The Nose Knows
(from the June 2016 AKC Gazette)
A saying in the obedience world tells us “Before you can teach a dog anything, the one thing you have to know… is more than the dog.” No problem, I thought… Then I started Declan in Nosework classes and now I’m finding he has a lot more sense about scents than I’ll ever have. It’s one thing to read about, or even watch, trained dogs use their noses to detect explosives, drugs, termites, pipeline leaks and dozens of other things. But it’s quite another to watch your own dog confidently indicate the location of a scent. (Especially when he’s just a five-month-old puppy.)
Nosework is both simple and complicated. The dog must just locate a specific scent and let the owner know where it is. That’s the simple part. For competitive nosework, the dog learns five scents– birch, anise, clove, myrrh, vetiver – in addition to the owner’s scent. Searches are broken down into Container, Interior, Vehicle and Exterior. These search areas are pretty much as they sound. Container searches usually use a ‘hide’ in a conglomeration of boxes. Interior may be a room or a portion of a room where the scent is hidden while Exterior is an outdoor area. Vehicle is self-explanatory. There are titles to be won in each of the search elements, beginning with Novice and working through Advanced, Superior, Master and Elite. That’s the more complicated part.
It helps to know a little about the science of scent as well as how your Beardie’s olfactory equipment works. A canine’s scenting ability is believed to be the most highly developed of all the senses. In addition, dogs can identify a single scent from a whole melange of other odors. You may inhale a smell from the kitchen and think “spaghetti sauce” while your dog sniffs and thinks “hmm, tomatoes, onions, garlic, mushrooms, green peppers…..” One of the first things dogs and owners must do is decide on the dog’s signal that he has found the scent. It may be anything as simple as a sit or a down. A Toy Poodle in our class does a happy dance on her hind legs to announce her ‘find.’ In competition, the handler may talk to the dog during a search and reward him (treat or toy) after a successful ‘alert.’ What’s not to like?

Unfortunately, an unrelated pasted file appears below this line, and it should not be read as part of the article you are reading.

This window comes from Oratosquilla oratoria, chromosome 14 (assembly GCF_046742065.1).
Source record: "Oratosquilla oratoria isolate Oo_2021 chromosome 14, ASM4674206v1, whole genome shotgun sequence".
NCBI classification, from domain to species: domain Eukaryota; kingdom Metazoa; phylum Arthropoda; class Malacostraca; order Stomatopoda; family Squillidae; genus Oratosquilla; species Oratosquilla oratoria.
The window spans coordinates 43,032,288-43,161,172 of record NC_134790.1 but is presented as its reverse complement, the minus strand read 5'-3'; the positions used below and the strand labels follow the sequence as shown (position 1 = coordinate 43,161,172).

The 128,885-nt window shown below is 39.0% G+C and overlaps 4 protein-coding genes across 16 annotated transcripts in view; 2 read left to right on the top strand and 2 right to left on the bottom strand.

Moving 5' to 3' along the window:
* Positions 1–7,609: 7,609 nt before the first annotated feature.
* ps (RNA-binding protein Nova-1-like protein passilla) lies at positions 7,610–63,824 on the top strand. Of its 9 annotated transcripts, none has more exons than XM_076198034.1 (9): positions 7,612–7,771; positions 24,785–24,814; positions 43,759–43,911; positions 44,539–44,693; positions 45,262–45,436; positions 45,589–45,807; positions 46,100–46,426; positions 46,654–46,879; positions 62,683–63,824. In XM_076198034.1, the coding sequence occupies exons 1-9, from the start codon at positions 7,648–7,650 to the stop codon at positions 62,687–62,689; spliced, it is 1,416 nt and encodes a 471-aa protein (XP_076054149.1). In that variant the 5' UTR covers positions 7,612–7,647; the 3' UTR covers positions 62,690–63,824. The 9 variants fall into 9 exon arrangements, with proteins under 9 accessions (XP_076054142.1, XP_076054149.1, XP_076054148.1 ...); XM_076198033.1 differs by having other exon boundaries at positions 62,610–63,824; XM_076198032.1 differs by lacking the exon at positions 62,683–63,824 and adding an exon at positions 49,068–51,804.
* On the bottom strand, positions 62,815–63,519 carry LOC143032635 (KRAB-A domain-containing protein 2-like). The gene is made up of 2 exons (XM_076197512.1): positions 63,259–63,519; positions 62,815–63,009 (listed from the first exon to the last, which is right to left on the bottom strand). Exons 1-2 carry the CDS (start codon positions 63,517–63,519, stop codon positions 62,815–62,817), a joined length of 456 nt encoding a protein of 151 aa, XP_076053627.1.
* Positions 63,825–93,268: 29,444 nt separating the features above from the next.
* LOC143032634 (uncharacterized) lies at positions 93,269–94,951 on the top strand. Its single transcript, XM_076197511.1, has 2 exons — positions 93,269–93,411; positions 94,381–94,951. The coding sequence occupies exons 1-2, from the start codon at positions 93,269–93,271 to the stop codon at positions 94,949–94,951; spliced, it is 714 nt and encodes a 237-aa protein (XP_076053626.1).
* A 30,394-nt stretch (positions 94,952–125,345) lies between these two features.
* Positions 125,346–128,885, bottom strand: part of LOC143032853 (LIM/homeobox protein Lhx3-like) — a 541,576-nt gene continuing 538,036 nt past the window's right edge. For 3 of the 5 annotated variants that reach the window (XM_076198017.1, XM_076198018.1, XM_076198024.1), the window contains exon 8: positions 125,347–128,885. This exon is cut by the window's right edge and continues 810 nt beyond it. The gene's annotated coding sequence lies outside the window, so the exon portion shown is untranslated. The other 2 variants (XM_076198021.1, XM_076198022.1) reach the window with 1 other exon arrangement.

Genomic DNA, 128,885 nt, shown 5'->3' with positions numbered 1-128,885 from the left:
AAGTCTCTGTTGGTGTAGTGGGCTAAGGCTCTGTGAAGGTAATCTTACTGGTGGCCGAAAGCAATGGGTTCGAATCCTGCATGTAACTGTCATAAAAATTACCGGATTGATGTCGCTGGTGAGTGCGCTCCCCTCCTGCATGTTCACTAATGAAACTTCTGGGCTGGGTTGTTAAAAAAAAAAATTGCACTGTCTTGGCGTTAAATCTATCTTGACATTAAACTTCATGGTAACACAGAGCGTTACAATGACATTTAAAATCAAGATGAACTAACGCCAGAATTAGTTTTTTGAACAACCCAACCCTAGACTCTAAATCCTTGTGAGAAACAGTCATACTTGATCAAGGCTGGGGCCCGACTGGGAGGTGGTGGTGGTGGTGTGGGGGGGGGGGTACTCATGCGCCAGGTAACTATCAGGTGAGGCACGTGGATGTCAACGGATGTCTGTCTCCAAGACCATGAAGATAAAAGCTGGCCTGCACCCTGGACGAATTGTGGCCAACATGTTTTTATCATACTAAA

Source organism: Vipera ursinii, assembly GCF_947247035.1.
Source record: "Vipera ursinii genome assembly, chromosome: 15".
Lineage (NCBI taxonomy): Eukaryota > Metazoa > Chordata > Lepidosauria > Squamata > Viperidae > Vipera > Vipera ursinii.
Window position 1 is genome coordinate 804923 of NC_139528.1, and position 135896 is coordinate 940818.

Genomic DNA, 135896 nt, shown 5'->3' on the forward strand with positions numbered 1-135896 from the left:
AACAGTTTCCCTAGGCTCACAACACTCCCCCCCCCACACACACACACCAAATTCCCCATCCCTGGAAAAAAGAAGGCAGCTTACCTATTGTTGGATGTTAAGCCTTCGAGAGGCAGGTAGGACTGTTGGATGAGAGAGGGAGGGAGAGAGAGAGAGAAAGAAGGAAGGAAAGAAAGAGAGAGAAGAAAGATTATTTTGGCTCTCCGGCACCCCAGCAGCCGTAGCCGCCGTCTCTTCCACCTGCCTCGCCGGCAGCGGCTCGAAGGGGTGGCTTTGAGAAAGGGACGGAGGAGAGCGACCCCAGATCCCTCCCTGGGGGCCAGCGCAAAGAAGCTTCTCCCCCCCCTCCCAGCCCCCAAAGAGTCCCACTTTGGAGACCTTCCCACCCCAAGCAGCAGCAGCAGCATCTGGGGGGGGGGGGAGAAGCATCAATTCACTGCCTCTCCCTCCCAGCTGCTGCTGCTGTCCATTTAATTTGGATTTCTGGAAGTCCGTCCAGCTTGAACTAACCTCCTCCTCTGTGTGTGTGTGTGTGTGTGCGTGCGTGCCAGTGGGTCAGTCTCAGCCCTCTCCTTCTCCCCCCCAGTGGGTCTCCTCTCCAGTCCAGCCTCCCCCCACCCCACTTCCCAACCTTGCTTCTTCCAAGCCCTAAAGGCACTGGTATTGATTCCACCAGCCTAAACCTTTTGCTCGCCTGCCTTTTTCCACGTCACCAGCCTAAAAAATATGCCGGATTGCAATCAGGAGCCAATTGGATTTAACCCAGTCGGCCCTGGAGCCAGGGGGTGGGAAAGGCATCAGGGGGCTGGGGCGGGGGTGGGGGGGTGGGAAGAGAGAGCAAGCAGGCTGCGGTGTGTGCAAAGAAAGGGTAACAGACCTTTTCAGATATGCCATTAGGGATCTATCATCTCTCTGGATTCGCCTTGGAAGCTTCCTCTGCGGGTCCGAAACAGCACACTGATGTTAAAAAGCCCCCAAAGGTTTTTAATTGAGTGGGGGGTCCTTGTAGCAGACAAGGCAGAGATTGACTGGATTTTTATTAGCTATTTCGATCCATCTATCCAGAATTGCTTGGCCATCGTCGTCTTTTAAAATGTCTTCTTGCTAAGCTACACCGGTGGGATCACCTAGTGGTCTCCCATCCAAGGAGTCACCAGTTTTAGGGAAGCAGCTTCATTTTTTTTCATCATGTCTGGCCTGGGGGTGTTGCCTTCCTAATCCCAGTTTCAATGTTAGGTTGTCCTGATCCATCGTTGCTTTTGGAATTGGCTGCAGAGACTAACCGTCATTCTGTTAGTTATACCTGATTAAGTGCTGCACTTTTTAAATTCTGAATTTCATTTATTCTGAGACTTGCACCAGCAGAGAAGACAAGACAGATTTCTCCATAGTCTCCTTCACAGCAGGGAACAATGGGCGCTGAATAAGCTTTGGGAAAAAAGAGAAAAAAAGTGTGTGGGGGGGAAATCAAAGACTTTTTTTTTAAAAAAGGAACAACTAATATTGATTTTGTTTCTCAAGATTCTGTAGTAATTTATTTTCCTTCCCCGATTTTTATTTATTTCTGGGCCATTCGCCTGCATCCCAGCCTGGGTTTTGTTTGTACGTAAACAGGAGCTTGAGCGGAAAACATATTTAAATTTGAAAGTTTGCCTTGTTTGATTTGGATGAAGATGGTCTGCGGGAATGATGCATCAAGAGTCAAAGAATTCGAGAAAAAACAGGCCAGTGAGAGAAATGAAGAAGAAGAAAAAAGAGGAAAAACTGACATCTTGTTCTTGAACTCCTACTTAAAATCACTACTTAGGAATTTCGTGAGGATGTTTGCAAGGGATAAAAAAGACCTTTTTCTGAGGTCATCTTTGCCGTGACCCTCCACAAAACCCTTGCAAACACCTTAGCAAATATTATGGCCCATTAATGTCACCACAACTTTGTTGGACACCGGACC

Nosework has turned out to be as much – or more– of a learning experience for me than for my Beardie. I’ve learned to ‘read’ Declan’s moves and to know when he’s hard at work on a scent. And I’ve learned the truth of something a tracking friend told me many years ago. “Trust your dog.”
Some time ago, our instructor had placed out a container search — a straight row of a dozen identical cardboard boxes. There was a scent stick (a Q-tip dipped in birch oil) in one of them and Declan was the first to attempt to locate it. He sniffed his way methodically down the line and suddenly dropped into a down beside the fourth box, his signal he had found the scent. “That’s not it, ” said the instructor. I relayed the message to Declan and once again told him “Go find it.” Instead, he gave me a disgusted look and then smacked his furry white paw down hard on Box 4. “That’s not it,” I told him again and instructed him to keep searching. In response, he stuck his nose under the box and flipped it in the air. The message was clear. Declan was sure he’d found the scent and he considered me to be two bottles short of a six-pack for not believing him. Finally he was convinced to move on, though he wasn’t happy about it. He checked out the following boxes and plopped down beside the one the instructor deemed correct, accepting his praise and reward without his usual enthusiasm. But his actions made the instructor curious why Declan had been so insistent about Box 4. Picking it up and opening it, she found a scent stick inside that had been left there for two weeks when the box had been used in another training exercise. Trust your dog. You bet!
– alice bixler, Bearded Collie Club of America, bcca.us